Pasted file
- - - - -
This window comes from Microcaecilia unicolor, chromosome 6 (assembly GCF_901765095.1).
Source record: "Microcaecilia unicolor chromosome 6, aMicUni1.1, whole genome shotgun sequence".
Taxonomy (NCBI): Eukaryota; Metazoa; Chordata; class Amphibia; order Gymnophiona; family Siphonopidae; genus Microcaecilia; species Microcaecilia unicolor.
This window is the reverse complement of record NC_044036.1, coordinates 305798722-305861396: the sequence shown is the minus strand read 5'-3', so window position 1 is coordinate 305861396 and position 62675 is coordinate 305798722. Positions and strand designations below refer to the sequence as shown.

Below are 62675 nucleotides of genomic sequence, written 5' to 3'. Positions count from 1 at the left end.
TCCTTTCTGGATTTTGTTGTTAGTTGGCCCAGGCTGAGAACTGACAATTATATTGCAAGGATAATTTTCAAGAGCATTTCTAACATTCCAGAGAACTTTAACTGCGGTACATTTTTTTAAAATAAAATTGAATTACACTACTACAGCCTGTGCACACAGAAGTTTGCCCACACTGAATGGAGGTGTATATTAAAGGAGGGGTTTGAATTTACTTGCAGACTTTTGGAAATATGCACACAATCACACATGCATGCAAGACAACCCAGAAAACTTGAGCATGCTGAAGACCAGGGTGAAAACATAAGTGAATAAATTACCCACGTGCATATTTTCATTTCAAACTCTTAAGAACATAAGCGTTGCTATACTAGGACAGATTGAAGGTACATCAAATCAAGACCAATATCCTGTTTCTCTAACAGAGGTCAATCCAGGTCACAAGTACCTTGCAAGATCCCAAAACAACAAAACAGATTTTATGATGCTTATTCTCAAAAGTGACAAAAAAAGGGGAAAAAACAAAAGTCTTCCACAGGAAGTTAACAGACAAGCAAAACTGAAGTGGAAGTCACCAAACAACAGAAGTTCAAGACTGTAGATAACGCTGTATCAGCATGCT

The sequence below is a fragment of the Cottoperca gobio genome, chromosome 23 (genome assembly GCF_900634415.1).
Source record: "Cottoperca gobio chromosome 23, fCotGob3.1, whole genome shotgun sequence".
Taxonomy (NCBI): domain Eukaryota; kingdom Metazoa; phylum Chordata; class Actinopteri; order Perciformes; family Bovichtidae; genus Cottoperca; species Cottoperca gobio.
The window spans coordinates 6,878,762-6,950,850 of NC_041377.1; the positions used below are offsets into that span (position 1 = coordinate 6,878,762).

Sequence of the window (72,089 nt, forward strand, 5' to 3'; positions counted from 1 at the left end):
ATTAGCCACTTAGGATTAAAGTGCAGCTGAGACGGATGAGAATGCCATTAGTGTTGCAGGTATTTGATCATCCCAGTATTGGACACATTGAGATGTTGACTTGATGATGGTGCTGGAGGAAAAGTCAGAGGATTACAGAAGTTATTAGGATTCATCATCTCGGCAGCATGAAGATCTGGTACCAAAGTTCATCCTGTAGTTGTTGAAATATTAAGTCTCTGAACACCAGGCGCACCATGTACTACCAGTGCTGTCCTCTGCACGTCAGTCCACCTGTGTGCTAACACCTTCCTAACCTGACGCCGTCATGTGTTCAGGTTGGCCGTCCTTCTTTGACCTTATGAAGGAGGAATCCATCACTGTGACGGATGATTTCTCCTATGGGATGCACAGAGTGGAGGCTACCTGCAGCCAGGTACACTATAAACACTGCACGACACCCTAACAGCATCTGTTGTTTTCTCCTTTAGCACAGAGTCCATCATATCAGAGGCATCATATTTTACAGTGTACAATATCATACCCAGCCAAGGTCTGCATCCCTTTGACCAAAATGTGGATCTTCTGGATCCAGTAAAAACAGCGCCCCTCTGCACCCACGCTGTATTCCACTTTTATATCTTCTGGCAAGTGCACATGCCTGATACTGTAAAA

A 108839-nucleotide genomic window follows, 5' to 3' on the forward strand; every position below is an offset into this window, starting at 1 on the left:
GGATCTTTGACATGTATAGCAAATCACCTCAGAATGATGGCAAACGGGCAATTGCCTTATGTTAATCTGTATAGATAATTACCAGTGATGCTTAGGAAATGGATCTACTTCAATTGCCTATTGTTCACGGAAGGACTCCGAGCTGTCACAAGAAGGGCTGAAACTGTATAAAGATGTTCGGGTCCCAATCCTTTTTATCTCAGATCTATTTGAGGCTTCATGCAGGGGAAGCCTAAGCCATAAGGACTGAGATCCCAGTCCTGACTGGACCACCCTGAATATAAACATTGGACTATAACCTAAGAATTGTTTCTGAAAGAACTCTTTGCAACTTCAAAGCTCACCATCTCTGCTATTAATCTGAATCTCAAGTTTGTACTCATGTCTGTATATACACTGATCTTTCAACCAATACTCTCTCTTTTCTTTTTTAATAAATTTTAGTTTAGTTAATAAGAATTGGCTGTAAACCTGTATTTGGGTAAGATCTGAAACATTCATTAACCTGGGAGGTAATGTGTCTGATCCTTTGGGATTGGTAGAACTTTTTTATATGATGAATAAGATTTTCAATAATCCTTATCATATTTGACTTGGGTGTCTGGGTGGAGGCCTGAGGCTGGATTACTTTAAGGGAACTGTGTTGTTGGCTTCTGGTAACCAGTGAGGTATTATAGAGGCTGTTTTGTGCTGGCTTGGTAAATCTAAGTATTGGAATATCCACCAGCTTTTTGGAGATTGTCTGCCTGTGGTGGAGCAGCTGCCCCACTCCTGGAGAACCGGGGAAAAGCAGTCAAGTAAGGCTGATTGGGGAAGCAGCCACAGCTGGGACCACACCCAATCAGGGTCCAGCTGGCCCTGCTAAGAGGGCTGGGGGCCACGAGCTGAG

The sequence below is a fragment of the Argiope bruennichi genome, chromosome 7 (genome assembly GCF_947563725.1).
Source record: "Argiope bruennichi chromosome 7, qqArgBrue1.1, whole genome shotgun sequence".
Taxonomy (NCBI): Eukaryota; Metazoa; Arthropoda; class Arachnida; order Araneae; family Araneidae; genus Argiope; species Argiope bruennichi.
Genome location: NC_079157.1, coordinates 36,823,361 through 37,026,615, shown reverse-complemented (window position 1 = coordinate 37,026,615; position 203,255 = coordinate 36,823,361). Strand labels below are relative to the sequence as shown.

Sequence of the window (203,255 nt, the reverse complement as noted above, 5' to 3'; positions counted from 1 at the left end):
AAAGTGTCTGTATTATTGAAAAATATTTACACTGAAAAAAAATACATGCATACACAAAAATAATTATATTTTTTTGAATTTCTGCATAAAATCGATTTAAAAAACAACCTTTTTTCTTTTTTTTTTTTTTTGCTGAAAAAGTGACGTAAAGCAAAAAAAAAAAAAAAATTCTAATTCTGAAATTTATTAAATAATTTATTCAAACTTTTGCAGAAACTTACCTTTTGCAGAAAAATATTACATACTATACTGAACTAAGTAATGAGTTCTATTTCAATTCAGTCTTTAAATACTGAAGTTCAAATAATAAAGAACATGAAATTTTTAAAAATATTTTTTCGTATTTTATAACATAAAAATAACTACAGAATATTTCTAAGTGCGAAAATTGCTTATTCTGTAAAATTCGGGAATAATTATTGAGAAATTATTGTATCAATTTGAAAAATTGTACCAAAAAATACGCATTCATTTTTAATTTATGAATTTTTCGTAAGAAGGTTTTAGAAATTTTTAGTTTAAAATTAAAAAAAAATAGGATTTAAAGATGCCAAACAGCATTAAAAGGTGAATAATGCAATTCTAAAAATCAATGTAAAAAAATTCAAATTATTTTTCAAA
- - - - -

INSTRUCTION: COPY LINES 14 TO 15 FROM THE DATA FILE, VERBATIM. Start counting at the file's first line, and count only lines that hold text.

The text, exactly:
GGATCTTTGACATGTATAGCAAATCACCTCAGAATGATGGCAAACGGGCAATTGCCTTATGTTAATCTGTATAGATAATTACCAGTGATGCTTAGGAAATGGATCTACTTCAATTGCCTATTGTTCACGGAAGGACTCCGAGCTGTCACAAGAAGGGCTGAAACTGTATAAAGATGTTCGGGTCCCAATCCTTTTTATCTCAGATCTATTTGAGGCTTCATGCAGGGGAAGCCTAAGCCATAAGGACTGAGATCCCAGTCCTGACTGGACCACCCTGAATATAAACATTGGACTATAACCTAAGAATTGTTTCTGAAAGAACTCTTTGCAACTTCAAAGCTCACCATCTCTGCTATTAATCTGAATCTCAAGTTTGTACTCATGTCTGTATATACACTGATCTTTCAACCAATACTCTCTCTTTTCTTTTTTAATAAATTTTAGTTTAGTTAATAAGAATTGGCTGTAAACCTGTATTTGGGTAAGATCTGAAACATTCATTAACCTGGGAGGTAATGTGTCTGATCCTTTGGGATTGGTAGAACTTTTTTATATGATGAATAAGATTTTCAATAATCCTTATCATATTTGACTTGGGTGTCTGGGTGGAGGCCTGAGGCTGGATTACTTTAAGGGAACTGTGTTGTTGGCTTCTGGTAACCAGTGAGGTATTATAGAGGCTGTTTTGTGCTGGCTTGGTAAATCTAAGTATTGGAATATCCACCAGCTTTTTGGAGATTGTCTGCCTGTGGTGGAGCAGCTGCCCCACTCCTGGAGAACCGGGGAAAAGCAGTCAAGTAAGGCTGATTGGGGAAGCAGCCACAGCTGGGACCACACCCAATCAGGGTCCAGCTGGCCCTGCTAAGAGGGCTGGGGGCCACGAGCTGAG

The sequence below is a fragment of the Argiope bruennichi genome, chromosome 7 (genome assembly GCF_947563725.1).